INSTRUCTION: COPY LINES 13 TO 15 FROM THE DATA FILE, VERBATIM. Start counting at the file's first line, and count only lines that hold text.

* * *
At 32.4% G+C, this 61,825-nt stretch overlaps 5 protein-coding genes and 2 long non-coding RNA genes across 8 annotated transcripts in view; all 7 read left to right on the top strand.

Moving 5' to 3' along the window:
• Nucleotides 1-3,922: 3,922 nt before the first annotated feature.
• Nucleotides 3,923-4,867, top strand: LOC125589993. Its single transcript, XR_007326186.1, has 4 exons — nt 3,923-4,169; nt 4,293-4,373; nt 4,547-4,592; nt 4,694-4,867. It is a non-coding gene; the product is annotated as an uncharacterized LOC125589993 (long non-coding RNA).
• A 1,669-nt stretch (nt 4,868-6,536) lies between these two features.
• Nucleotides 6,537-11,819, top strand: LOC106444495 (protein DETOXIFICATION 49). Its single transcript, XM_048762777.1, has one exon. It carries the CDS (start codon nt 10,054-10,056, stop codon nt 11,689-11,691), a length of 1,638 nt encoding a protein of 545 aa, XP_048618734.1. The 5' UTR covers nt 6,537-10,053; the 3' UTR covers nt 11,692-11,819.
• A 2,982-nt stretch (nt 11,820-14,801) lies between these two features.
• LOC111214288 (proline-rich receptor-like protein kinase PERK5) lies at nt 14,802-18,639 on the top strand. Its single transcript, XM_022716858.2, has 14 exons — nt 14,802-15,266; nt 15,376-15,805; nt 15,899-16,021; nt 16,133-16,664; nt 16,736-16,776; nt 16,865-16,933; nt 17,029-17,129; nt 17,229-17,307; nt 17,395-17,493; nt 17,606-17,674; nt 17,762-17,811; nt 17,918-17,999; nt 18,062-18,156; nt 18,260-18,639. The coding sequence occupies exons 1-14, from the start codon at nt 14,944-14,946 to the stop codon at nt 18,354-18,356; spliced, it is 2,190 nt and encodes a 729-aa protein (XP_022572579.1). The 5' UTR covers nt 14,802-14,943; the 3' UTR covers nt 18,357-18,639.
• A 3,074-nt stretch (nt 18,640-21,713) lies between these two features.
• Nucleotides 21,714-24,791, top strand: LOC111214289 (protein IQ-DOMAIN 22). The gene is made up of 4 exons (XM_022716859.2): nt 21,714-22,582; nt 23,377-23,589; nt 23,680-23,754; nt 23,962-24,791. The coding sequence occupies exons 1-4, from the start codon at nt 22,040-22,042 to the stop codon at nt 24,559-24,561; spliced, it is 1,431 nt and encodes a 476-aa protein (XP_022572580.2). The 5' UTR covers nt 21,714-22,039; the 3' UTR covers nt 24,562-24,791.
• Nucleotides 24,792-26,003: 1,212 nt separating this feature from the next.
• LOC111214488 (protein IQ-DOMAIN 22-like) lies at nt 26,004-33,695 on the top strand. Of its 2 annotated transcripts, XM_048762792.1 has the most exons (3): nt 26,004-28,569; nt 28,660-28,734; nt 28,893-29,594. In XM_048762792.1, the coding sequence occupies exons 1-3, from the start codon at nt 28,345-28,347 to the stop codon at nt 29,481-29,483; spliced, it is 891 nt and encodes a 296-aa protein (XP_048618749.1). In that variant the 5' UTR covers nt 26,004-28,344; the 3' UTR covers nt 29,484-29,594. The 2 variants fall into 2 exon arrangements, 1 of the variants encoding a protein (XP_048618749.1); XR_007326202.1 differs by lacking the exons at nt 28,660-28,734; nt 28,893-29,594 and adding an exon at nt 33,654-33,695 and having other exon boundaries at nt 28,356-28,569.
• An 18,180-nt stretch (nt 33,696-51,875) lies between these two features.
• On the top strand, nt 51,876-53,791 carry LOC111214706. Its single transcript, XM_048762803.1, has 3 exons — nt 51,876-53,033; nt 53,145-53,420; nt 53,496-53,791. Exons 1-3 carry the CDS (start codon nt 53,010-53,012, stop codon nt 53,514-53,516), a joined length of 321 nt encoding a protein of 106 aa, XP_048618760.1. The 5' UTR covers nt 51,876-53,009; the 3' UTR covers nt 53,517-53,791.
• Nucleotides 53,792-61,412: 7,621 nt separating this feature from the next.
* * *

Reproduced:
• An 18,180-nt stretch (nt 33,696-51,875) lies between these two features.
• On the top strand, nt 51,876-53,791 carry LOC111214706. Its single transcript, XM_048762803.1, has 3 exons — nt 51,876-53,033; nt 53,145-53,420; nt 53,496-53,791. Exons 1-3 carry the CDS (start codon nt 53,010-53,012, stop codon nt 53,514-53,516), a joined length of 321 nt encoding a protein of 106 aa, XP_048618760.1. The 5' UTR covers nt 51,876-53,009; the 3' UTR covers nt 53,517-53,791.
• Nucleotides 53,792-61,412: 7,621 nt separating this feature from the next.